Oven-Baked Sicilian Arancini
It truly was a case of love at first bite for me with Arancini. I remember the feeling of total satisfaction back then and it is no different today. Even as a child, the combination of crispy breadcrumbs on the outside, hot, tasty saffron rice on the inside and the deliciously juicy ground meat filling at the center of it all was simply wonderful. I tasted my first one as a small child, in Sicily and it will always be the defining savory snack of the island for me. Forget your pizza, forget your pannini... the word on the streets is Arancini!
The only "problem" I have ever had with arancini, was the fact that they were deep fried. And the only reason I had a problem with that was that I have struggled with my weight most of my life. So for most of my adult life, I have avoided fried and fatty foods- easy for me when it comes to a lot of things... but not my arancini! So imagine my feeling of triumph this evening after having managed to create a version that can be baked in the oven!
I am going to go out on a limb now and claim that arancini were invented as a method of using leftover risotto. If that wasn't the case- oh well! In any case it is what I would recommend you doing- because although leftover risotto really is not worth heating up, because it would overcook- this way you can put it to good use and make something altogether more special out of it. But you can also make up a simple risotto from scratch and use that. Using a chicken or vegetable stock prepare a risotto- skip the steps of using onions and garlic and wine etc- just a bland saffron and broth affair is all you need. That and enough time for it to cool off. And in the meantime you can prepare the tomato/meat/peas sauce filling.
The sauce is in itself also a single affair- a classic "sofritto" of carrot, celery and onion, a little finely chopped pancetta, some ground mixed beef and pork, a little garlic and a hot saucepan make for a good starting point! Add tomato past to this and de-glaze the saucepan with a little red wine. Now add some tomato juice and some frozen peas. Not too much liquid, as we want the rice balls to hold together well later. Season with basil, oregano, salt and pepper and simmer for a good 30 minutes. And then this needs to cool down too!
There are 2 schools of thought when it comes to forming the arancini- some people will mix an egg into the rice, in order to have it stick together better and others don't. Tonight I didn't. The name "arancini" is of course derivitive of the fact that they are of the same size and golden color as an orange when they are finished. So let's start by dipping our fingers into some water, so that out hands don't stick, and forming balls of rice of about the size of a small orange. Flatten the rice down a little and form a hollow in the center. Fill each rice ball with about a teaspoon of the meat and a few chunks of cheese. I used ricotta, but you can also use mozzarella, parmesan or any favorite you may have. Now press the ball gently back into shape and take a pinch of the risotto and pat it over the opening to seal it. Keep pressing the ball into shape and then roll it in breadcrumbs. I added a little grated parmesan and finely chopped parsley to the crumbs, as well as a little grated nutmeg. Again- you could dip it into egg first, to coat the rice balls. but I found that they stuck to the moist rice just fine.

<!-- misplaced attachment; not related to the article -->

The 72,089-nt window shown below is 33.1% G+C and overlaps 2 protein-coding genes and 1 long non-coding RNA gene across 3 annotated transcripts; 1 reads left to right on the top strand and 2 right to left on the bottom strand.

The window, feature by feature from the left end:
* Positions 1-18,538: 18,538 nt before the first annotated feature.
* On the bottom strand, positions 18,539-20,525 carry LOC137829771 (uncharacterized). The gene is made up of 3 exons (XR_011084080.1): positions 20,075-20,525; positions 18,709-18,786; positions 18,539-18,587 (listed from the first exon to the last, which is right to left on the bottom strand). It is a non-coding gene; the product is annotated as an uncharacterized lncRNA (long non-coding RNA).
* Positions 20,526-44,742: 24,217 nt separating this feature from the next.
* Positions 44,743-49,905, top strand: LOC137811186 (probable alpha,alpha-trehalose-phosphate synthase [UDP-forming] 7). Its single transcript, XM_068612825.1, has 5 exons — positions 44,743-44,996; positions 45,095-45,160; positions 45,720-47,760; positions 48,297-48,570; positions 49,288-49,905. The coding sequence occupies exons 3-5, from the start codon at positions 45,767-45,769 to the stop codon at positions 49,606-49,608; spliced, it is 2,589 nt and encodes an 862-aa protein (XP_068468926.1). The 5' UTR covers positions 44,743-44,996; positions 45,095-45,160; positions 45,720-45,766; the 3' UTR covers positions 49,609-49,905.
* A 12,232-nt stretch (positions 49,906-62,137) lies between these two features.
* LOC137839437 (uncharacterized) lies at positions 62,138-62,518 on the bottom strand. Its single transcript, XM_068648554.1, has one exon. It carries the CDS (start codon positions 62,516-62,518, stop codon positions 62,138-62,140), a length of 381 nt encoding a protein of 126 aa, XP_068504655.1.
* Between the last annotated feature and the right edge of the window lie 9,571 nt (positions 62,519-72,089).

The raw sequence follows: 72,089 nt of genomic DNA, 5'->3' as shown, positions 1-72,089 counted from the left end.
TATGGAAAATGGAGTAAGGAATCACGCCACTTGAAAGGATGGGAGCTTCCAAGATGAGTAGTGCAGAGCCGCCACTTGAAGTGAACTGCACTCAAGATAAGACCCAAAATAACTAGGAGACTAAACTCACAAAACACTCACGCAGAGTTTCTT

I baked mine in a moderately hot oven for around 30 mins. The important trick is to pour some olive oil onto your oven tray and to either spread it around with a brush... or failing that, your fingers. Now lay the arancini onto the lightly greased tray and roll them around. This should insure that they get a light oil coating and that the breadcrumbs become golden and brown. Nothing needs to "cook" anymore- it is just a matter of bringing everything back up to temperature and of getting those breadcrumbs toasty!
They ARE a little delicate, so handle with care... but I managed to do so without them falling apart- and you have to be equally careful with them even if you prepare them in a deep fat frier. But if you are a little careful, you will be rewarded with wonderfully satisfying, comforting and simply GOOD arancini! Just like in the old country! But without the fat!